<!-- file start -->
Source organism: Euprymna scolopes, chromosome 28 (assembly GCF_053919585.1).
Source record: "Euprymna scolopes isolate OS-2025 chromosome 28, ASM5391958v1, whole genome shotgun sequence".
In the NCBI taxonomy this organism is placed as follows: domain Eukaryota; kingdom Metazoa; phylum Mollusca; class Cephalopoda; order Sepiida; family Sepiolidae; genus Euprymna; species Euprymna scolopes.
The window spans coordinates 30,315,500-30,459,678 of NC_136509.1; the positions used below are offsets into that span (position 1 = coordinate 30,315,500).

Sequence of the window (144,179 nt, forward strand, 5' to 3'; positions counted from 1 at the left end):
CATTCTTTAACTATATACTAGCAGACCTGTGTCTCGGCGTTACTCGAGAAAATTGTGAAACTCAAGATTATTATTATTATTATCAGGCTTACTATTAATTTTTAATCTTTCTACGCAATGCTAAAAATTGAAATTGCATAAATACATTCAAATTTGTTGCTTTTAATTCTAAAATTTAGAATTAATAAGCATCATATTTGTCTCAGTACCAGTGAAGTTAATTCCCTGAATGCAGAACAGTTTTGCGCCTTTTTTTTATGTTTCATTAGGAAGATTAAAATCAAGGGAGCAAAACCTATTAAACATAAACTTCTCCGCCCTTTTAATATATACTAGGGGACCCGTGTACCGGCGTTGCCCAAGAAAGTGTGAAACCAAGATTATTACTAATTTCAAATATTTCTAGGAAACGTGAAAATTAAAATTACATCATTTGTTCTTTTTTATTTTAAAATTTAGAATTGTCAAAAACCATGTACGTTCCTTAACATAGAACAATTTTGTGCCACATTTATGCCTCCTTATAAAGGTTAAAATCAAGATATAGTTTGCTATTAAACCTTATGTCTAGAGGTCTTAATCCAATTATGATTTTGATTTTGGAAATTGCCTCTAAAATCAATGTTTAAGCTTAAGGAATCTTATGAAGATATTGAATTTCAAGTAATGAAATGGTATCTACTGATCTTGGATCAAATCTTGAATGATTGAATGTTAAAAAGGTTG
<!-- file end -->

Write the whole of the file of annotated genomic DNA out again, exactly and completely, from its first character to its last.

Source organism: Euprymna scolopes, chromosome 28 (assembly GCF_053919585.1).
Source record: "Euprymna scolopes isolate OS-2025 chromosome 28, ASM5391958v1, whole genome shotgun sequence".
In the NCBI taxonomy this organism is placed as follows: domain Eukaryota; kingdom Metazoa; phylum Mollusca; class Cephalopoda; order Sepiida; family Sepiolidae; genus Euprymna; species Euprymna scolopes.
The window spans coordinates 30,315,500-30,459,678 of NC_136509.1; the positions used below are offsets into that span (position 1 = coordinate 30,315,500).

Sequence of the window (144,179 nt, forward strand, 5' to 3'; positions counted from 1 at the left end):
CATTCTTTAACTATATACTAGCAGACCTGTGTCTCGGCGTTACTCGAGAAAATTGTGAAACTCAAGATTATTATTATTATTATCAGGCTTACTATTAATTTTTAATCTTTCTACGCAATGCTAAAAATTGAAATTGCATAAATACATTCAAATTTGTTGCTTTTAATTCTAAAATTTAGAATTAATAAGCATCATATTTGTCTCAGTACCAGTGAAGTTAATTCCCTGAATGCAGAACAGTTTTGCGCCTTTTTTTTATGTTTCATTAGGAAGATTAAAATCAAGGGAGCAAAACCTATTAAACATAAACTTCTCCGCCCTTTTAATATATACTAGGGGACCCGTGTACCGGCGTTGCCCAAGAAAGTGTGAAACCAAGATTATTACTAATTTCAAATATTTCTAGGAAACGTGAAAATTAAAATTACATCATTTGTTCTTTTTTATTTTAAAATTTAGAATTGTCAAAAACCATGTACGTTCCTTAACATAGAACAATTTTGTGCCACATTTATGCCTCCTTATAAAGGTTAAAATCAAGATATAGTTTGCTATTAAACCTTATGTCTAGAGGTCTTAATCCAATTATGATTTTGATTTTGGAAATTGCCTCTAAAATCAATGTTTAAGCTTAAGGAATCTTATGAAGATATTGAATTTCAAGTAATGAAATGGTATCTACTGATCTTGGATCAAATCTTGAATGATTGAATGTTAAAAAGGTTG